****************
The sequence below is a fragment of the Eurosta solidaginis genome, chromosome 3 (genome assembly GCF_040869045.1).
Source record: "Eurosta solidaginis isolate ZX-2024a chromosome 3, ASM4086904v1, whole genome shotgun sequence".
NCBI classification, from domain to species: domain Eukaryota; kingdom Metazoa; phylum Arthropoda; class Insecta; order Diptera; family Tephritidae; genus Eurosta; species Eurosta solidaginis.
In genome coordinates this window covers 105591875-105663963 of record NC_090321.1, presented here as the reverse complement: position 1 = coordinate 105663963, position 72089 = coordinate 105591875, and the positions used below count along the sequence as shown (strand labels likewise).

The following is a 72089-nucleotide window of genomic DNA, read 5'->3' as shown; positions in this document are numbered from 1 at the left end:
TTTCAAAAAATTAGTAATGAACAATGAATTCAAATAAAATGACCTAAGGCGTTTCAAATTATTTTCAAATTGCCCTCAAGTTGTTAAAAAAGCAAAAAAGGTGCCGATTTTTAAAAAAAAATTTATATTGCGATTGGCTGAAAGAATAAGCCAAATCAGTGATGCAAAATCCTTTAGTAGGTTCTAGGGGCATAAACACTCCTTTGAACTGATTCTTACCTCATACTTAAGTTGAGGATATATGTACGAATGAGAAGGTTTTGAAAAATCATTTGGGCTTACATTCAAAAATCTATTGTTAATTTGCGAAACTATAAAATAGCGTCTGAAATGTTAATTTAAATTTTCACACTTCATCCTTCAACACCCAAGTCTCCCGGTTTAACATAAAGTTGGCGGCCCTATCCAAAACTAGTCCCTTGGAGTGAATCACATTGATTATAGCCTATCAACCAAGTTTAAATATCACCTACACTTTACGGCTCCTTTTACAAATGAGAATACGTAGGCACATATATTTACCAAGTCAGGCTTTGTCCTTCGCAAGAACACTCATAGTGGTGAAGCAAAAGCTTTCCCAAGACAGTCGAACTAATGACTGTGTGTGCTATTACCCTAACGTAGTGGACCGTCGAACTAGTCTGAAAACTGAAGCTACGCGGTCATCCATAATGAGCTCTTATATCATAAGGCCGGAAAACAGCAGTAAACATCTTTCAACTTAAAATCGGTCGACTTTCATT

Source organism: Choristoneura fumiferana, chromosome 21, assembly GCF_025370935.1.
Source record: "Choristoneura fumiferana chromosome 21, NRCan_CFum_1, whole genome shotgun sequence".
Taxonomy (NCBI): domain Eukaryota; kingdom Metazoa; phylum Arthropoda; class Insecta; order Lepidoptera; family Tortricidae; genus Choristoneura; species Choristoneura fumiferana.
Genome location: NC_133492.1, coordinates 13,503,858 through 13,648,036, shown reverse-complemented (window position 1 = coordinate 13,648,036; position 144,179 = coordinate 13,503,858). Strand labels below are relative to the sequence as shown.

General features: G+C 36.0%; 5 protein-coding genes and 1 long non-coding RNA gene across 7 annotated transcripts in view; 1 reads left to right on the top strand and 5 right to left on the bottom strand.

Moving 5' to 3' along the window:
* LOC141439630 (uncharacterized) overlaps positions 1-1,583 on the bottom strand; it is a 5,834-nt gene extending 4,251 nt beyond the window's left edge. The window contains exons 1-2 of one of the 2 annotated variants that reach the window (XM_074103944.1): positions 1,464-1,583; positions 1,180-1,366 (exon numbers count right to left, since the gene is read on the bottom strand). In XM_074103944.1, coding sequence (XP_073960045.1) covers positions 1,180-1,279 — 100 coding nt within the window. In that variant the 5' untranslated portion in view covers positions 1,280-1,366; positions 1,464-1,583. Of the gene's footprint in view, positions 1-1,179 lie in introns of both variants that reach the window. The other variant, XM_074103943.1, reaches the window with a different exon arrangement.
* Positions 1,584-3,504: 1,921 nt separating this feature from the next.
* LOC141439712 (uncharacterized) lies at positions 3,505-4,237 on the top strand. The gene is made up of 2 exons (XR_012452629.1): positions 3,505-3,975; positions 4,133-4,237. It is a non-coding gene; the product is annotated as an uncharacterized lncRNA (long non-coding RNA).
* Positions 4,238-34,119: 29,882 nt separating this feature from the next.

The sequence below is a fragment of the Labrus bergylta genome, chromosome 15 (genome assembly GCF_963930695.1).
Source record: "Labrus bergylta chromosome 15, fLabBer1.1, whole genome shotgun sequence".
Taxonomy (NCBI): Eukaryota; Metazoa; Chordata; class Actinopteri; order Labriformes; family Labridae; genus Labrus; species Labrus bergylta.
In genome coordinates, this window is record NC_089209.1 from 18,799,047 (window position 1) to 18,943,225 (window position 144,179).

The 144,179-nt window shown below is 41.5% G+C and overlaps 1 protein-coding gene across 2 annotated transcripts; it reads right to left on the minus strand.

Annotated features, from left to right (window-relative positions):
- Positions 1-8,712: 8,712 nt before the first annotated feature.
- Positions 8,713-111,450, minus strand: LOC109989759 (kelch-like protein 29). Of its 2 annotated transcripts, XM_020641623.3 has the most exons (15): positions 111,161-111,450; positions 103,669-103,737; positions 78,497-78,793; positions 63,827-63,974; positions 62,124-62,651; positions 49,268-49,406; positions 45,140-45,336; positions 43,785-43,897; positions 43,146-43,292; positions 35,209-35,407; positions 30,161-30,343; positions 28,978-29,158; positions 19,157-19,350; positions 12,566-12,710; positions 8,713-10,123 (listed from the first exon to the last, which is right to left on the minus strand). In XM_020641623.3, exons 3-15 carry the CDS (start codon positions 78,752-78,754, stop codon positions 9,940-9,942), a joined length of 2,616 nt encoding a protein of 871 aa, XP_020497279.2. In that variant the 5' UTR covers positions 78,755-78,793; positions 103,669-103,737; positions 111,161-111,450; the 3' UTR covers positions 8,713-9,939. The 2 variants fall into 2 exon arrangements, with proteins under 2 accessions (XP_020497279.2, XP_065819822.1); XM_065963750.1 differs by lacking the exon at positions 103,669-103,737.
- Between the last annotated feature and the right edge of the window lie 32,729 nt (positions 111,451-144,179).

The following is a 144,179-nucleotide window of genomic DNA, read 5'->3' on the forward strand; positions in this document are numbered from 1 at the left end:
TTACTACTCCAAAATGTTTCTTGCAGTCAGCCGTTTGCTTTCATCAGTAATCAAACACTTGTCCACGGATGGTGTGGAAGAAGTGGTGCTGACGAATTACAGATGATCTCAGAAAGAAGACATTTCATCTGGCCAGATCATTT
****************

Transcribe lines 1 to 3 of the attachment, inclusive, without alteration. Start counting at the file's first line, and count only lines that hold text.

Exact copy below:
The sequence below is a fragment of the Eurosta solidaginis genome, chromosome 3 (genome assembly GCF_040869045.1).
Source record: "Eurosta solidaginis isolate ZX-2024a chromosome 3, ASM4086904v1, whole genome shotgun sequence".
NCBI classification, from domain to species: domain Eukaryota; kingdom Metazoa; phylum Arthropoda; class Insecta; order Diptera; family Tephritidae; genus Eurosta; species Eurosta solidaginis.